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Great Dismal Swamp

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Upon our return to civilization our friend John Moser read aloud Thomas Moore’s ballad : Irish poet Thomas Moore visited the swamp in 1803, before the drainage canal into Chesapeake Bay was completed. He wrote his poem, “A Ballad – The Lake of Dismal Swamp,” the best known of the Great Dismal Swamp folk legends, spreading this local tale throughout the English-speaking world. The ghost ballad sparked a tourist boom to the area in the early nineteenth century. Lake Drummond, a moss-green tarn that lies in the very center of the swamp, was the setting for this ballad.

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A Ballad: The Lake of the Dismal Swamp
Written at Norfolk, in Virginia

“They made her a grave, too cold and damp
For a soul so warm and true;
And she’s gone to the Lake of the Dismal Swamp,
Where, all night long, by a fire-fly lamp,
She paddles her white canoe.

“And her fire-fly lamp I soon shall see,
And her paddle I soon shall hear;
Long and loving our life shall be,
And I’ll hide the maid in a cypress tree,
When the footstep of death is near.”

Away to the Dismal Swamp he speeds—
His path was rugged and sore,
Through tangled juniper, beds of reeds,
Through many a fen where the serpent feeds,
And man never trod before.

And when on the earth he sunk to sleep,
If slumber his eyelids knew,
He lay where the deadly vine doth weep
Its venomous tear and nightly steep
The flesh with blistering dew!

And near him the she-wolf stirr’d the brake,
And the copper-snake breath’d in his ear,
Till he starting cried, from his dream awake,
“Oh! when shall I see the dusky Lake,
And the white canoe of my dear?”

He saw the Lake, and a meteor bright
Quick over its surface play’d—
“Welcome,” he said, “my dear one’s light!”
And the dim shore echoed for many a night
The name of the death-cold maid.

Till he hollow’d a boat of the birchen bark,
Which carried him off from shore;
Far, far he follow’d the meteor spark,
The wind was high and the clouds were dark,
And the boat return’d no more.

But oft, from the Indian hunter’s camp,
This lover and maid so true
Are seen at the hour of midnight damp
To cross the Lake by a fire-fly lamp,
And paddle their white canoe!

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(In the Great Dismal Swamp) “…the horrible desert, the foul damps ascend without ceasing, corrupt the air and render it unfit for respiration … never was rum – that cordial of life – found more necessary than in this dirty place.”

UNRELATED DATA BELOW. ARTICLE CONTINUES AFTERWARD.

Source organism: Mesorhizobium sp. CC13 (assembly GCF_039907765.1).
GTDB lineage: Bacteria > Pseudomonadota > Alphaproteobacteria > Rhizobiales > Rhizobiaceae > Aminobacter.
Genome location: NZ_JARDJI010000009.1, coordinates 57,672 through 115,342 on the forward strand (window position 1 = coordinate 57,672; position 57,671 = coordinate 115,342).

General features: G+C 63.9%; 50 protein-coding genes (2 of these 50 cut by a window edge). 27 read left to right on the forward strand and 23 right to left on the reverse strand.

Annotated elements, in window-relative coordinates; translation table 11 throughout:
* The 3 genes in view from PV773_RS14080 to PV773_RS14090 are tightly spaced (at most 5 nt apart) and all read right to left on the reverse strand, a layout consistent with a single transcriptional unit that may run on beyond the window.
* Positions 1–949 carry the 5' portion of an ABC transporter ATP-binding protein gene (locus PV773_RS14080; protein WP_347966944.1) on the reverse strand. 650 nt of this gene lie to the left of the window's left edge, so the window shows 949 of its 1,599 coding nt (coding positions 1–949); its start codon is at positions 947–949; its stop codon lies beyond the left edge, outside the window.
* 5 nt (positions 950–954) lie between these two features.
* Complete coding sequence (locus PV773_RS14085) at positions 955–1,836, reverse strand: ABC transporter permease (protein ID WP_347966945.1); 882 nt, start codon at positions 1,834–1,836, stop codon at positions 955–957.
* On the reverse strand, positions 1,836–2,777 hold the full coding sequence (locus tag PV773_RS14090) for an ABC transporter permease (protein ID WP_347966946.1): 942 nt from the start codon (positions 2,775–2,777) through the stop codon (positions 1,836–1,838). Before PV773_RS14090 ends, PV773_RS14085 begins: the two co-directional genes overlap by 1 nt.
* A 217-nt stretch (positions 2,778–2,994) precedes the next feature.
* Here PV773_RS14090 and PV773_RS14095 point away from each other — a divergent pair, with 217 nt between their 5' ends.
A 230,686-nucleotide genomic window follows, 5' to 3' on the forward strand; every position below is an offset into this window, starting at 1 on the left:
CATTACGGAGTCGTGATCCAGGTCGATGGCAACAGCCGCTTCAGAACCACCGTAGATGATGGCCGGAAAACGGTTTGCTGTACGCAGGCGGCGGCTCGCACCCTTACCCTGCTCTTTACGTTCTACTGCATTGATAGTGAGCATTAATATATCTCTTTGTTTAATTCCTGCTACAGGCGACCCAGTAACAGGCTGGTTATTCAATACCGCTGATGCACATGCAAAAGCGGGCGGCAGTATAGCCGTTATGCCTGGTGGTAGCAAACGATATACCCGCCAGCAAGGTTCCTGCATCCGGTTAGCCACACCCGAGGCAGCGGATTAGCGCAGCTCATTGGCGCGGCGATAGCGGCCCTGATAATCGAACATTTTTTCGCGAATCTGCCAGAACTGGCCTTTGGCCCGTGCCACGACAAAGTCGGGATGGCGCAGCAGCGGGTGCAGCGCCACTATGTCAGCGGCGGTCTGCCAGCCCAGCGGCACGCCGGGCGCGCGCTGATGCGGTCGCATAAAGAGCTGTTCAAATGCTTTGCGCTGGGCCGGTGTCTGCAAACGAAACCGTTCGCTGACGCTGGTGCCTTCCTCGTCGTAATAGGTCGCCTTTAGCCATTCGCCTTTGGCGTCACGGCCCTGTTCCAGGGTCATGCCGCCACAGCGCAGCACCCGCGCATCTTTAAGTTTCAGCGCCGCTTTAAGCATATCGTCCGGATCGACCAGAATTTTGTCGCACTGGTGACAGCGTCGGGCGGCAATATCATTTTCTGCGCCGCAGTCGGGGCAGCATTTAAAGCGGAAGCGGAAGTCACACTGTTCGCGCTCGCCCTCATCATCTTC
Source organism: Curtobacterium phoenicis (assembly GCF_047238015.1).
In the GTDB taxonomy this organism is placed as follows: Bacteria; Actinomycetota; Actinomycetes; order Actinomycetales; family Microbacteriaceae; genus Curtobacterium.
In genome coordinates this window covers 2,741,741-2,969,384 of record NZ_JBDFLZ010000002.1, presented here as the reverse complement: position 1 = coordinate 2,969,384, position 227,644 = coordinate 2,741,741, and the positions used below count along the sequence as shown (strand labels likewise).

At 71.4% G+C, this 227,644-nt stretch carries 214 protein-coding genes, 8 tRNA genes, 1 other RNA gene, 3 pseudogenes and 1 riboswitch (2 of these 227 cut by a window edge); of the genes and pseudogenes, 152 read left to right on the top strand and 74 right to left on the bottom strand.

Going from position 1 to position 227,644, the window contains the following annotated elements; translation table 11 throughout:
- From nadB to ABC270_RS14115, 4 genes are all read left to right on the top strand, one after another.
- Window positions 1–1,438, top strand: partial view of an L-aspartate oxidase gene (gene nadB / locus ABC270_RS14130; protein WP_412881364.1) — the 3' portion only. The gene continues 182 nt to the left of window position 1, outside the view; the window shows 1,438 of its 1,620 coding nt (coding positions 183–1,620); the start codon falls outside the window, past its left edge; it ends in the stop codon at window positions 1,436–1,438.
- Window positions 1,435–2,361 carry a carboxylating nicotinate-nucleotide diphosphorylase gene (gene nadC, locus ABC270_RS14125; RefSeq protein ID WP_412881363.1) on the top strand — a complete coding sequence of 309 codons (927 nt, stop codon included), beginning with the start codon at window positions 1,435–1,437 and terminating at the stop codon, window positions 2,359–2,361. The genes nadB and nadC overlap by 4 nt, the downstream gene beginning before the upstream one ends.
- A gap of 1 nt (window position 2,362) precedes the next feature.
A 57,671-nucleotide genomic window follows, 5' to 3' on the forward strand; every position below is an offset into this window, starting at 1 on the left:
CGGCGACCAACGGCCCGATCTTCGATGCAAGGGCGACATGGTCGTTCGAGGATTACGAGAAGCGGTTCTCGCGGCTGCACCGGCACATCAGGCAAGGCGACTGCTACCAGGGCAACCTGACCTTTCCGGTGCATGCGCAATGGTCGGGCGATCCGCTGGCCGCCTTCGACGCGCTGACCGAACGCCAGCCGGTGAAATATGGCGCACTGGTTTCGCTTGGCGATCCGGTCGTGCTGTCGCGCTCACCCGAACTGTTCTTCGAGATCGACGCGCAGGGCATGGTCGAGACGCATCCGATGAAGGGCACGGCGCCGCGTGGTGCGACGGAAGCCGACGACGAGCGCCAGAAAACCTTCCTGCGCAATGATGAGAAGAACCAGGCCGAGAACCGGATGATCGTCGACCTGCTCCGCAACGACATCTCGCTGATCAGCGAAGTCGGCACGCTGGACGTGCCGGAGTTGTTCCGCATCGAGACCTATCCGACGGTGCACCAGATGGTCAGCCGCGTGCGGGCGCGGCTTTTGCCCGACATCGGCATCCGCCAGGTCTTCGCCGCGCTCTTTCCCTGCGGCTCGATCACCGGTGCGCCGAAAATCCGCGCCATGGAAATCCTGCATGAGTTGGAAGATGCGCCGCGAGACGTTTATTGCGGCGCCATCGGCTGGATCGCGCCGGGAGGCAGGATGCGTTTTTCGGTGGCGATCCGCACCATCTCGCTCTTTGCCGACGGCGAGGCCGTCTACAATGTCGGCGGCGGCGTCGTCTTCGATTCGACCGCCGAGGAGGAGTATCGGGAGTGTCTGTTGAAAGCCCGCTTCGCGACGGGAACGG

–Colonel William Byrd

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“Bald Cypress tree approximately 800 years old. Although the entire Dismal Swamp has been logged, a few old-growth trees like this remain. This tree was topped by lightning and is only about one-half to two-thirds of its original height.” (may have better picture on other camera)


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If you stopped moving you were prey for bugs, but spent some time being bit up to get this macro portrait of a dragonfly, which dozens danced around our vehicle the whole trip in swamp.

More pending : of which my friend called the Sasquatch series


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This is my “Crossley ID Guide” photo, which the park ranger showed us and recommended as a good reference book.

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road trip photos below…

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4 responses

  1. J Moser

    I gotta get me a white canoe. Nice job on the photos and on finding the entire poem.

    June 7, 2014 at 7:20 pm

    • Clearing dense forests and swamps for inland rice cultivation required extensive and strenuous labor. The basic inland rice field consisted of two earthen dams enclosing a low-lying area bordered by ridges. “Swamps had to be diked to separate land from water,” observes historian Theodore Rosengarten, and this work was done by enslaved people who “cleared and chiseled [the floodplain] with hoes until it was as level as a billiard table.” Enslaved Africans and to a lesser extent American Indians removed dense hardwoods, such as bald cypress, tupelo, and sweet gum, with axes and saws.

      Rice planter John Norris noted in 1712 that stumps and roots took twelve to fifteen years to rot out of the fields, so that slaves had to plant rice around these obstacles. Slashing and burning the fields expedited the decomposition process, as fire “softened” the landscape. Once rice fields were in place, enslaved laborers continued to burn the underbrush and hoe out weed roots to prevent recurring growth of competing vegetation. Field hands also spent January and February, the least active months of the crop’s growth cycle, burning leftover stubble on existing rice fields or clearing new acreage.


      June 9, 2014 at 11:14 pm

  2. “It’s just good for the soul to see a big tree,” _Brian van Eerden


    June 9, 2014 at 11:25 pm

  3. p.s. I’ve been drinking tonic water and must confess I do miss the Bombay gin. They were enjoyable years….

    June 9, 2014 at 11:32 pm

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